Chicago Cubs: What approach will the team take with the starting rotation?

(Photo by Jonathan Daniel/Getty Images)
(Photo by Jonathan Daniel/Getty Images) /

For the first time in years, the Cubs starting rotation is wildly uncertain.

The Chicago Cubs have Yu Darvish and Kyle Hendricks locked in atop the rotation. Alec Mills seems like a good bet, and Adbert Alzolay is knocking on the door. But the 2021 season will bring a new set of challenges. This year, each guy made about 12 starts in the 60-game shortened season. Now, they’ll be tasked with making 25-30 starts over the course of next year.

That’s a big leap. And to get through it, every team – including the Cubs – will need depth.

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So what does the team’s pitching depth look like?

I already mentioned Alzolay, who was solid in a small sample size. Former PCL Pitcher of the Year Colin Rea is a good candidate (5.79 ERA, 14 IP, 1.214 WHIP), as is Tyson Miller (5.40 ERA, 5 IP, 1.000 WHIP). Those numbers don’t jump off the page, but Miller is just 25, Rea is 30 and both guys have had success in the minors of late.

But that’s not enough. Again, next season will be all about depth. So let’s turn our attention to the free agent market.

There are some intriguing names out there. Jake Odorizzi, Jeff Samardzija and Kyle Gausman could all make some sense? We’ve heard about a potential reunion with Jon Lester, as well. They are all on the higher end of the age bracket. Carlos Rodon, Taijuan Walker and Brad Keller are some younger guys who could be rebound candidates, as well.

I suspect we’ll see only a handful of guaranteed big league deals from Chicago. Otherwise, it’ll be minor league pacts on buy-low candidates looking to re-establish value or coming off injuries. Then, if it doesn’t work, you cut ties and move on.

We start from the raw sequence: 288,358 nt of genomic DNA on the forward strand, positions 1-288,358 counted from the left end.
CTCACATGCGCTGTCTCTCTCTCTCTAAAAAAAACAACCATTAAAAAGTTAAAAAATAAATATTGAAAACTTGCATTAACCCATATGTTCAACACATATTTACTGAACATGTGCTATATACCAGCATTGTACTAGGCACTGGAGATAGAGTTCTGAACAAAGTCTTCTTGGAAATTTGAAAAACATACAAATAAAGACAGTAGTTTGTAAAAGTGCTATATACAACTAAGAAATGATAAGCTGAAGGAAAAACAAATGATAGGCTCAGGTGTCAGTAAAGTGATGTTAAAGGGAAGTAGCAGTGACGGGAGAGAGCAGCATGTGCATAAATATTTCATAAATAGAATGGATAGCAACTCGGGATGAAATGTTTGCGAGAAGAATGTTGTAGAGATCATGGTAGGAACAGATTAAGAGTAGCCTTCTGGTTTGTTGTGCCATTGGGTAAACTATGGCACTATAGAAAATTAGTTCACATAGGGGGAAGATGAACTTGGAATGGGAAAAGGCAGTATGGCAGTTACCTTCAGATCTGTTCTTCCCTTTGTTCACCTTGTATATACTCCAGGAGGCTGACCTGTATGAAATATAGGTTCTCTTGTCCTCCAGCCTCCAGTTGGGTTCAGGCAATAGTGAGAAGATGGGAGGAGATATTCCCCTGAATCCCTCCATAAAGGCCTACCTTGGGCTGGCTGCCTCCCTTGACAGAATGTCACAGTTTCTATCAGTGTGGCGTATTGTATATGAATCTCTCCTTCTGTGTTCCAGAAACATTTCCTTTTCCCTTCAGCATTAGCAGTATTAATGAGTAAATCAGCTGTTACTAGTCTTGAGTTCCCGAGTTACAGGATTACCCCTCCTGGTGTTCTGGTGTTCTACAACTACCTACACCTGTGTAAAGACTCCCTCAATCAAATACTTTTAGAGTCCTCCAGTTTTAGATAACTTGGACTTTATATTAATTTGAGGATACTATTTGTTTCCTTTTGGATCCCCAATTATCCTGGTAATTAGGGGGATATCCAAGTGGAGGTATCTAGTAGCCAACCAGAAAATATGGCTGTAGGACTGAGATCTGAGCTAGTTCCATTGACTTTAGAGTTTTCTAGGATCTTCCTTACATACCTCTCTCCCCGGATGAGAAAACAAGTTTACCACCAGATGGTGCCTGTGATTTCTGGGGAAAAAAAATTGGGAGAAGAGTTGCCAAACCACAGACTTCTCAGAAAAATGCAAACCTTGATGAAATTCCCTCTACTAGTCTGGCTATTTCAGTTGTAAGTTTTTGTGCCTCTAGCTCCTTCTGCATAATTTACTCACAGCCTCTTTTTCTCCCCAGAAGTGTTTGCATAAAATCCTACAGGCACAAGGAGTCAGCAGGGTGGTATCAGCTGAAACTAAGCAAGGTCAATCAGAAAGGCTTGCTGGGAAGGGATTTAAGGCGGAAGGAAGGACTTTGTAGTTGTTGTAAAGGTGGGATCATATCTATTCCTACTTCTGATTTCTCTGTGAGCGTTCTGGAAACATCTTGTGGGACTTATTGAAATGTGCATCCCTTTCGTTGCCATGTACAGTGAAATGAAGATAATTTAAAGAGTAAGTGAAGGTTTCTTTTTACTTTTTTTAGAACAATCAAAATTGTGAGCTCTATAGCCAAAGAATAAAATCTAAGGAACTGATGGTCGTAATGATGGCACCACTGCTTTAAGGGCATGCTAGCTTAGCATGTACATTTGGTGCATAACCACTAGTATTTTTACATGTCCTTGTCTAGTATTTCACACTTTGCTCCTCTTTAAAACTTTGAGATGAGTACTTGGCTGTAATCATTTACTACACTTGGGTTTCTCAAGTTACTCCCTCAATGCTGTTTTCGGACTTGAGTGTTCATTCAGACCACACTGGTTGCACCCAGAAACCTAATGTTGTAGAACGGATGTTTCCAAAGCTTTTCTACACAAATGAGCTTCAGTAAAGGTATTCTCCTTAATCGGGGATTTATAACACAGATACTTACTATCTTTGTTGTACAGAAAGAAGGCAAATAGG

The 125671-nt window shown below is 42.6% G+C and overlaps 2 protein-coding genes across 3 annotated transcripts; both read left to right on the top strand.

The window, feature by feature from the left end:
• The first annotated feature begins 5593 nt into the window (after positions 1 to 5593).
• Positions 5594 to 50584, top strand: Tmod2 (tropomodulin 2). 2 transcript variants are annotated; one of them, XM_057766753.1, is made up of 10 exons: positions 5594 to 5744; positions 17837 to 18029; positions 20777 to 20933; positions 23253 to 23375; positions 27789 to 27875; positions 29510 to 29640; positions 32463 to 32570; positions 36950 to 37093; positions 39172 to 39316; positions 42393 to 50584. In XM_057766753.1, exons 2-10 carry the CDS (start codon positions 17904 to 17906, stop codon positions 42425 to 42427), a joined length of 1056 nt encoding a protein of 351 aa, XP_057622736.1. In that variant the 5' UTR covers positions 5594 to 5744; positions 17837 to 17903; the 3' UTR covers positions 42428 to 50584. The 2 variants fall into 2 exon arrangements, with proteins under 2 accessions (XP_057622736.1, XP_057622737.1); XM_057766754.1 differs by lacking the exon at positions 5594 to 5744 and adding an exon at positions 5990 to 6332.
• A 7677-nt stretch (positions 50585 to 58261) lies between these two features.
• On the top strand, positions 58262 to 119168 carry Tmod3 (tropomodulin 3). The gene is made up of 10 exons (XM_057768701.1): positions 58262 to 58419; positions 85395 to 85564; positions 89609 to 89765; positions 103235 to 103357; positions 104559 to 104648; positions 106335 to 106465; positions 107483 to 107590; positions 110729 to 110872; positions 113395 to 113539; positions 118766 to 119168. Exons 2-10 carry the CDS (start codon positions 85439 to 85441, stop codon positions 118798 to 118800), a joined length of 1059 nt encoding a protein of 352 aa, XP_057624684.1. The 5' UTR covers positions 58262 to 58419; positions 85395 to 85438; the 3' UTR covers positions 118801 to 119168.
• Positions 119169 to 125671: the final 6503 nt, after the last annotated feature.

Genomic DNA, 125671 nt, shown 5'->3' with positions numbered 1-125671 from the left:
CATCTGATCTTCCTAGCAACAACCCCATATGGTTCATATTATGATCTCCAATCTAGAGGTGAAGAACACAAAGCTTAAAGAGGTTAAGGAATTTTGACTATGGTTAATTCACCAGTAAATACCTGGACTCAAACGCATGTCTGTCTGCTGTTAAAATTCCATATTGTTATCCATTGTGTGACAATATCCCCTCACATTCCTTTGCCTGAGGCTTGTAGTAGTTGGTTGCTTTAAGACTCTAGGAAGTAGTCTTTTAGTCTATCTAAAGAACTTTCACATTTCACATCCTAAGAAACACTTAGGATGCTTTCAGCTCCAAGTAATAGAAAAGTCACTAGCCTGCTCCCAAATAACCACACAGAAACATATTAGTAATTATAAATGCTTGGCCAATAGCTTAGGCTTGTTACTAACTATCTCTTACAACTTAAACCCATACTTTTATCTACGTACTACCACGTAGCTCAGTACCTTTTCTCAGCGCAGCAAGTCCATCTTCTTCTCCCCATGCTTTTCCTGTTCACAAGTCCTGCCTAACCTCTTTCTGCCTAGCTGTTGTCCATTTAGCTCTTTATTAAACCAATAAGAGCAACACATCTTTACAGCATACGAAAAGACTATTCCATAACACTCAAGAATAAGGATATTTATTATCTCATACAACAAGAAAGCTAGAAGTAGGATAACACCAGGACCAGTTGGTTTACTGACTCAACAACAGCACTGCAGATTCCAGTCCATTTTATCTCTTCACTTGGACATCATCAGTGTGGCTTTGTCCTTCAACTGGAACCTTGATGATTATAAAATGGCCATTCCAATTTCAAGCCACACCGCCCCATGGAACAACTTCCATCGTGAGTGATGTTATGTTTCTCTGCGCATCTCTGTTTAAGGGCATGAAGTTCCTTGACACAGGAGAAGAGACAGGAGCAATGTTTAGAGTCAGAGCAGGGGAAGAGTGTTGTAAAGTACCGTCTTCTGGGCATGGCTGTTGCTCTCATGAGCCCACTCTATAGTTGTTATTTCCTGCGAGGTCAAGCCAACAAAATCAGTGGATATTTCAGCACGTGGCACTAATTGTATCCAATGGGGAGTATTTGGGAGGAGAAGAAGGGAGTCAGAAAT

As things currently stand, I think they’re taking a shot on the internal candidates: Rea, Miller, Justin Steele and others. We will see what they can do. Hopefully we see a normal spring training schedule that will give David Ross plenty of time to evaluate his options in Arizona before the season starts.

"“We’ve talked about that a lot,” Jed Hoyer told “The challenge of competing but also having available innings and available at-bats for people to take those opportunities, right?"

In other words, depth is great, but you have to be able to give guys the chance to see regular action. This is where minor league depth may prove to be particularly valuable – or picking up arms that still have options left where they can be shuttled between Chicago and Des Moines in the summer.

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We don’t know if Lester will come back or if Mills and Alzolay are up for the task of locking down a rotation spot. I’ve said it before and I’ll say it again. The name of the game is depth – so be ready for minor league deals, reclamation projects and – hopefully – Hoyer can find some diamonds in the rough.